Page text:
Taking Legacy Systems Off Life Support with Modern IT Service Management
As we all know too well, eighty cents of every Federal IT dollar still supports legacy IT. Agencies miss opportunities to innovate – and more. A 2019 GAO study recognized a few of the consequences of keeping legacy systems on life support, including security risks, unmet mission needs, staffing issues, and increased costs.
Worse, the report found most agencies lack complete plans for modernizing the most critical legacy systems with marked milestones to complete modernization, a description of the necessary work, and details regarding the disposition of their legacy system.
Alongside infrastructure and application modernization, IT leaders are considering opportunities to deliver seamless user experiences with modern IT Service Management (ITSM) – updated, automated processes that are intuitive and personalized, enable self- service, and provide agency leaders visibility into trends and needs.
Elevating the service experience and improving productivity
Cloud-based ITSM implementation is already contributing to modernization efforts and transforming the government service experience on both Federal and State/Local levels.
The National Cancer Institute (NCI), for example, wanted efficient, streamlined services to enable staff members to focus on supporting cancer research and advancing scientific knowledge to help people live longer, healthier lives.
Using a ServiceNow IT Service Management solution, NCI was able to lower its number of incident tickets, request tickets, and change tickets with a single portal to submit, review, and address incoming items. With the new system in place between 2014 and 2018, the organization reduced its incident tickets from 372,000 tickets down to just 94,200; request tickets from 162,000 to 51,700 and change tickets from 5,400 to 900. This progress allowed the IT team to spend more time developing strategic priorities to give users a significantly better experience.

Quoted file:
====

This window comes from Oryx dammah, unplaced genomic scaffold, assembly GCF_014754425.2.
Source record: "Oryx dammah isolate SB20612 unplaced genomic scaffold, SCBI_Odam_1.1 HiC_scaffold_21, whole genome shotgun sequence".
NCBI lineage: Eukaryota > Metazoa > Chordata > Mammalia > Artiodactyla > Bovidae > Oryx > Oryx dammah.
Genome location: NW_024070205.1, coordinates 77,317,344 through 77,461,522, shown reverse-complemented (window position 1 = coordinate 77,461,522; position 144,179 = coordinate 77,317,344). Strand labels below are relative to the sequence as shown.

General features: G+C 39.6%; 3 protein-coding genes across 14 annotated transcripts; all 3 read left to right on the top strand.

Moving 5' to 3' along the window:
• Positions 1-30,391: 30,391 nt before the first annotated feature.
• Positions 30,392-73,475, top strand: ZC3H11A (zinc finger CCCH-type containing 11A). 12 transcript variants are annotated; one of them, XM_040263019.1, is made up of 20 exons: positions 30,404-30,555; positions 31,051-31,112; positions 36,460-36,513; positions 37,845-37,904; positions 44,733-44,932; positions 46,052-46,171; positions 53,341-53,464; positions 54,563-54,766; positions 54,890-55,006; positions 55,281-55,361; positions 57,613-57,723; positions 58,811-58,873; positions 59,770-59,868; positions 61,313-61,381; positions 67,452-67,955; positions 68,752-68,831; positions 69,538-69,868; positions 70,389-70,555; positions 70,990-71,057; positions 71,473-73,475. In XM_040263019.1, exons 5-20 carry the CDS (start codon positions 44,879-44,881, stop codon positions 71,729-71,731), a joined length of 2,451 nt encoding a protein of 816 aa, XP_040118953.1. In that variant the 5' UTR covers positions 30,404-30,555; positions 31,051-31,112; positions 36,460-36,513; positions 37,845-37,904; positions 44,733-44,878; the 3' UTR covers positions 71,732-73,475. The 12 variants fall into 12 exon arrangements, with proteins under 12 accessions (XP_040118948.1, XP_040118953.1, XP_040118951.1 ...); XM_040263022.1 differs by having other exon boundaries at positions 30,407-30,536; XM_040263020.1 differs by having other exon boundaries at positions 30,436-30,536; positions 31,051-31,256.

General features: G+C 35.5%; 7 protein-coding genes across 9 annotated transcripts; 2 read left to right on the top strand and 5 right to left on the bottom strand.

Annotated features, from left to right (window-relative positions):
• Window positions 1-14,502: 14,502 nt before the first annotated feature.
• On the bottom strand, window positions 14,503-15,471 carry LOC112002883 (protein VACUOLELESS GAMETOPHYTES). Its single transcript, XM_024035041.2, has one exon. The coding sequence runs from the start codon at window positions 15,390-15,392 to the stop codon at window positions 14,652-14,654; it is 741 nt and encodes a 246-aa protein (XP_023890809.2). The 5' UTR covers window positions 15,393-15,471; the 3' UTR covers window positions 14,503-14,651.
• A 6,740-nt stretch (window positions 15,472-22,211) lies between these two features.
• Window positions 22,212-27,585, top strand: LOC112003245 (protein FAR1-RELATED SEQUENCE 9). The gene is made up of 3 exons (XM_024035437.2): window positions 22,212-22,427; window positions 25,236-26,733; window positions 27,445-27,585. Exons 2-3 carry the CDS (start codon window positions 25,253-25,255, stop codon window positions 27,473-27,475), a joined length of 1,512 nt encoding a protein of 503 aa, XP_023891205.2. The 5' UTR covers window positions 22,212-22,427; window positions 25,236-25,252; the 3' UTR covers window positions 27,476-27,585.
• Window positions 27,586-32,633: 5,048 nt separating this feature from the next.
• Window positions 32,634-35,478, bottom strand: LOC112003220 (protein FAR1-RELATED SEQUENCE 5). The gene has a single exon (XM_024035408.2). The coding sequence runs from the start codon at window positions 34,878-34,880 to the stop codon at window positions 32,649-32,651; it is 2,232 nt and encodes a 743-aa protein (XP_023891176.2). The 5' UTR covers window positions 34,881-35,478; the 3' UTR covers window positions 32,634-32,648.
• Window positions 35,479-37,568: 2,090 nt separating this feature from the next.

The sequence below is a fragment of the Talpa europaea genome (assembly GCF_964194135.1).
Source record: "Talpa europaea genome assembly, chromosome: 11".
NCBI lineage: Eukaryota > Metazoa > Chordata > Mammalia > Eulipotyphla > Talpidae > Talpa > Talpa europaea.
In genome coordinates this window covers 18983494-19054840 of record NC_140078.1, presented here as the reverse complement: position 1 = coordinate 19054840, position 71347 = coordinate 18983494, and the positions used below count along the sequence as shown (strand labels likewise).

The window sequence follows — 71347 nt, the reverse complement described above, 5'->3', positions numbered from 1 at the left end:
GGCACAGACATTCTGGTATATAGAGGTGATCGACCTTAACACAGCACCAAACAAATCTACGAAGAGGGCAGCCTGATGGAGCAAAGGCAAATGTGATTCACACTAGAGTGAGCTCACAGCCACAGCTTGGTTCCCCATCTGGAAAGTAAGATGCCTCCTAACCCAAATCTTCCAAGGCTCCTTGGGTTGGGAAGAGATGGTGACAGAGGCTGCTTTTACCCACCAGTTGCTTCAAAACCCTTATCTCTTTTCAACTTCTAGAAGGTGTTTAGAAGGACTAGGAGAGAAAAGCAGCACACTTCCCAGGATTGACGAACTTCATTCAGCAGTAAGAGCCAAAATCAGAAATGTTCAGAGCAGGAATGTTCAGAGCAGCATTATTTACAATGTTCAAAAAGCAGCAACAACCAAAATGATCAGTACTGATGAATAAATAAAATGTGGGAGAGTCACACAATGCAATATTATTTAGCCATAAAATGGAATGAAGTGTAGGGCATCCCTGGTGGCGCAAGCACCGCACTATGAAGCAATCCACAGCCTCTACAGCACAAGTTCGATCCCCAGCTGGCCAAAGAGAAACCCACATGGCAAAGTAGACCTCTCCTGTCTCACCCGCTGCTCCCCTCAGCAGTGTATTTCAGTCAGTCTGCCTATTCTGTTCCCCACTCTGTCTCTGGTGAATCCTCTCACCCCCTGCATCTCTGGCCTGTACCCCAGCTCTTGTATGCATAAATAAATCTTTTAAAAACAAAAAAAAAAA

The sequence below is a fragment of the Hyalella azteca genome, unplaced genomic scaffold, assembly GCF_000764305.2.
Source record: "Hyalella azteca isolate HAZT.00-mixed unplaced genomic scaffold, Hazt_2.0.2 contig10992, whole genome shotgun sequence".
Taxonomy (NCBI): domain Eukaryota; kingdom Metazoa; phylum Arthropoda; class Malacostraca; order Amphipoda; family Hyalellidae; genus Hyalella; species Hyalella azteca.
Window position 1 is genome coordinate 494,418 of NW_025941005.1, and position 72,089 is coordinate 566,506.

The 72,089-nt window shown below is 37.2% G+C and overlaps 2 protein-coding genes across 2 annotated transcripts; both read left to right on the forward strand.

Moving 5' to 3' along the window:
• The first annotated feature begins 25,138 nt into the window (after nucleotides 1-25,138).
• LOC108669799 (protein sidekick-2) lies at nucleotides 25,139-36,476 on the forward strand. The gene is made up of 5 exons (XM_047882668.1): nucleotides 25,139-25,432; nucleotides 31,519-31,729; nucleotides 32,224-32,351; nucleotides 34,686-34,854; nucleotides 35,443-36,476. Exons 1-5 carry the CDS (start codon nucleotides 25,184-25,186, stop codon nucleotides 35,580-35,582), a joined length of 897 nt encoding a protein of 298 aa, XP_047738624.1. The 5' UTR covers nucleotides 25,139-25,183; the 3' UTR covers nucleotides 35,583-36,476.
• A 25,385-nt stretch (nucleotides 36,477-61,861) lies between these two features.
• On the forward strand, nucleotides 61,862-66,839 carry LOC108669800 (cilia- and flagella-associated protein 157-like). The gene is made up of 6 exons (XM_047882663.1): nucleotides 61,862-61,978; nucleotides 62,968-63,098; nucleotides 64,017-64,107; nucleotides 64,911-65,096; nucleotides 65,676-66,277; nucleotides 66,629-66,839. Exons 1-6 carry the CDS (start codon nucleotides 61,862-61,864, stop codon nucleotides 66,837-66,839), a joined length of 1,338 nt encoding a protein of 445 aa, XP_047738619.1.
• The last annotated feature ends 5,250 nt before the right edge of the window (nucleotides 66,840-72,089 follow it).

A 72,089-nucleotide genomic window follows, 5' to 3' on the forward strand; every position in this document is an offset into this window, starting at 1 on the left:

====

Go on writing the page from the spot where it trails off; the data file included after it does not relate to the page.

In another example, North Carolina took the step to replace legacy systems to create a more innovative platform for customers, as well as improve service rates and achieve economies of scale. The system helped manage and mitigate issues faster. The state has since implemented the solution across nine state agencies. On a single platform, each agency has a customized portal that meets their unique needs while providing enterprise-level views and analytics. The best part? On the back end, the state’s Department of IT has only one platform to maintain and upgrade, saving significant time and resources.
How can agencies ensure success?
GAO reported that over the last five years, successful modernization efforts have included several common success factors, including actively engaging end-users and stakeholders and creating an interface that is consistent across systems.
What can your agency do to ensure a successful, seamless migration?
Lay the groundwork by digging deep into your current ITSM system – determine what works well and what needs to be changed. Then, document the most important parts of your current legacy ITSM solutions and establish your core team. Identifying current service delivery challenges will help prioritize successful processes, areas for improvement, and more.
When implementing, keep your systems simple, so you can scale as needed. Communicate regularly with users before launching and through implementation.
Silo free = success
Technology leaders focused on modernization should avoid point solutions designed to do one thing. That approach only re-creates silos and complexity.
Alternatively, taking a platform approach means program teams can quickly deploy out of the box service management capabilities, configure and build targeted applications, and integrate with outside applications.
These capabilities provide business and IT leaders with a platform to deliver new efficiencies and services and provide visibility and control to all stakeholders.
To learn more, download ServiceNow’s IT service management blueprint, “Why you shouldn’t be afraid of replacing your legacy ITSM system.”